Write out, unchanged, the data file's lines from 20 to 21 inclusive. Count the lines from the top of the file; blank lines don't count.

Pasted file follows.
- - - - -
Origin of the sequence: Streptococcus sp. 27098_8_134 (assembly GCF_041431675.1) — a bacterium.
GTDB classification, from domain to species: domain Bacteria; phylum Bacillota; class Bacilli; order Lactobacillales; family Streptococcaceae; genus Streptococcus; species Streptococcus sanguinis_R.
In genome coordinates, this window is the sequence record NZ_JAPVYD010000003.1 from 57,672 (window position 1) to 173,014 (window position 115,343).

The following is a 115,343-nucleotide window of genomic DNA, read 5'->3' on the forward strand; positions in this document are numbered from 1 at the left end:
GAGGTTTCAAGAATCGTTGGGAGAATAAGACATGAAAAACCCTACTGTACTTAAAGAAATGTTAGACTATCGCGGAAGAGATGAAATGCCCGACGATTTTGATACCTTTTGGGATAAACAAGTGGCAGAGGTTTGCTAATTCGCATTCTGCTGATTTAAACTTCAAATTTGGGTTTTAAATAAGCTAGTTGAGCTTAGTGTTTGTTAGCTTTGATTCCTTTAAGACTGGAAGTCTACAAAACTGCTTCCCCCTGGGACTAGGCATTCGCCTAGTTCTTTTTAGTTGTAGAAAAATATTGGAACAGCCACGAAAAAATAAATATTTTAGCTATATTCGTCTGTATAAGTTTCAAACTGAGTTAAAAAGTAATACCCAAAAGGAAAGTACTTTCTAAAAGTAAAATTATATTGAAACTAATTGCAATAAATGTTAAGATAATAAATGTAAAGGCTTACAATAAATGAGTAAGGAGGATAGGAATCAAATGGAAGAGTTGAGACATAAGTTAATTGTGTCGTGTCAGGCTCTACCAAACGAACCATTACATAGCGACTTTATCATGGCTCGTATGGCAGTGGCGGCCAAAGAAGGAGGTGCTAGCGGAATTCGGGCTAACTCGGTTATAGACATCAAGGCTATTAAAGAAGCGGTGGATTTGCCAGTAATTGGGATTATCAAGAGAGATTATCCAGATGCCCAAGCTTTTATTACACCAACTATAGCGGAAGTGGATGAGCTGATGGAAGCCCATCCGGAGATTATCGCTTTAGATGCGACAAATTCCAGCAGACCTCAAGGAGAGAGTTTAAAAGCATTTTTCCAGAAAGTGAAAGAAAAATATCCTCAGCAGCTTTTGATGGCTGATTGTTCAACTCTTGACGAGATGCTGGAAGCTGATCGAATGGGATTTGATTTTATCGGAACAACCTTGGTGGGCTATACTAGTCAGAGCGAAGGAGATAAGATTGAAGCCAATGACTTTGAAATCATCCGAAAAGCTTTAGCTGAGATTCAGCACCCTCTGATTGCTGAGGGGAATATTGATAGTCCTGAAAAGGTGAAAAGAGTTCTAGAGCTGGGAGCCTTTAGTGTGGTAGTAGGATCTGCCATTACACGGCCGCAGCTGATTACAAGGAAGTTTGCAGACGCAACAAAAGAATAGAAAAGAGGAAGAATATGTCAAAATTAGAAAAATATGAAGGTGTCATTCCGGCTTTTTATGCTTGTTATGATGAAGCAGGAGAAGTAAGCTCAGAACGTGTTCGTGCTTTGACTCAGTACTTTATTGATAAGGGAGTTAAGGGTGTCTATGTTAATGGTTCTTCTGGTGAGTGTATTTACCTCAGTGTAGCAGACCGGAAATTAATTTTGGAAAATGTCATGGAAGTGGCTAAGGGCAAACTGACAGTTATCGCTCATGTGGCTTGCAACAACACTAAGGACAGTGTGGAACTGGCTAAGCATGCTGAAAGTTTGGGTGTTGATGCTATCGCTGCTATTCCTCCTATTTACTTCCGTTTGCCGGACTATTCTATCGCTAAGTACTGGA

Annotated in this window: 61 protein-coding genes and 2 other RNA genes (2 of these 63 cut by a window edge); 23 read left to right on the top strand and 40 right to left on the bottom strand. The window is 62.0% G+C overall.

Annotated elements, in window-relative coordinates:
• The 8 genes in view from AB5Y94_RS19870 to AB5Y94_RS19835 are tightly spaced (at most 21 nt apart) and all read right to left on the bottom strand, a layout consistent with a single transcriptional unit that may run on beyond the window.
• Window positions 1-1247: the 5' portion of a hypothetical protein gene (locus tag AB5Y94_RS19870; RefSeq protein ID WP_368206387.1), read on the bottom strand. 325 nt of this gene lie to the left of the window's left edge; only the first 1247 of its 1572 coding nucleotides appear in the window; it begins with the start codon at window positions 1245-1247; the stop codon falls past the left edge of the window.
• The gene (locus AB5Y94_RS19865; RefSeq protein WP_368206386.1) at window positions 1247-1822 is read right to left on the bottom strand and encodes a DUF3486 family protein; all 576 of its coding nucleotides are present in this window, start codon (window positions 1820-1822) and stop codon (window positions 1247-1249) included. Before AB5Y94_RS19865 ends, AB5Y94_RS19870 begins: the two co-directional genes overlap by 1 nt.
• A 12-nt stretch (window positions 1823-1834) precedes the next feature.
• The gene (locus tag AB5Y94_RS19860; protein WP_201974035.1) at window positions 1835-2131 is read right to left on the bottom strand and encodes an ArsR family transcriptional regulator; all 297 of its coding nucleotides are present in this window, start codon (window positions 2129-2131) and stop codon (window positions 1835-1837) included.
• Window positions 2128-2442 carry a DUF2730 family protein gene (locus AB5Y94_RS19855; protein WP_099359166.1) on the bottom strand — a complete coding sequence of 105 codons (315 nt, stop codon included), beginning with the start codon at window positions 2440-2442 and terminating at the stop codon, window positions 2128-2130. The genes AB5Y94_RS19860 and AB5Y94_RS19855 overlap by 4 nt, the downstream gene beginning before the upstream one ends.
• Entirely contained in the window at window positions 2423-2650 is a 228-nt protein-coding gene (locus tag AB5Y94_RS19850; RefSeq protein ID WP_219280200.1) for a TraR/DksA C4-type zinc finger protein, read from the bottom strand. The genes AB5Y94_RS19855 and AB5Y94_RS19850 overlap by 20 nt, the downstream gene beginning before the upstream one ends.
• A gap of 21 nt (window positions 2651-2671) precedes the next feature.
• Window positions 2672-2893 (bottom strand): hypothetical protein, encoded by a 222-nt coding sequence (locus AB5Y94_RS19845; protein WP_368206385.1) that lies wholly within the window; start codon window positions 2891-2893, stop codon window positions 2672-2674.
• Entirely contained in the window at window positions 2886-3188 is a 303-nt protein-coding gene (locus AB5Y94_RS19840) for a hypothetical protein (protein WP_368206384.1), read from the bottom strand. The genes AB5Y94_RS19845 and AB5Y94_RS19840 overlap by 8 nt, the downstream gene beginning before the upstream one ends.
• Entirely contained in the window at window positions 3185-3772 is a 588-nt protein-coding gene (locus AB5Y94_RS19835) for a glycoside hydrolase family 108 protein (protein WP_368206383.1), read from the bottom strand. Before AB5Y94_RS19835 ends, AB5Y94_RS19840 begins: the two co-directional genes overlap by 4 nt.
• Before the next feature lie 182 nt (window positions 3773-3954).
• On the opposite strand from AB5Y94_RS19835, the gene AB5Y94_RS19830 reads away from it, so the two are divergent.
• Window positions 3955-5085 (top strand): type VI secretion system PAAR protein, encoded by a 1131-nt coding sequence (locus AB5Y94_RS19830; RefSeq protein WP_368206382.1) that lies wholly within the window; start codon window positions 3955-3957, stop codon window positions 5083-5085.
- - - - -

• On the opposite strand from AB5Y94_RS19835, the gene AB5Y94_RS19830 reads away from it, so the two are divergent.
• Window positions 3955-5085 (top strand): type VI secretion system PAAR protein, encoded by a 1131-nt coding sequence (locus AB5Y94_RS19830; RefSeq protein WP_368206382.1) that lies wholly within the window; start codon window positions 3955-3957, stop codon window positions 5083-5085.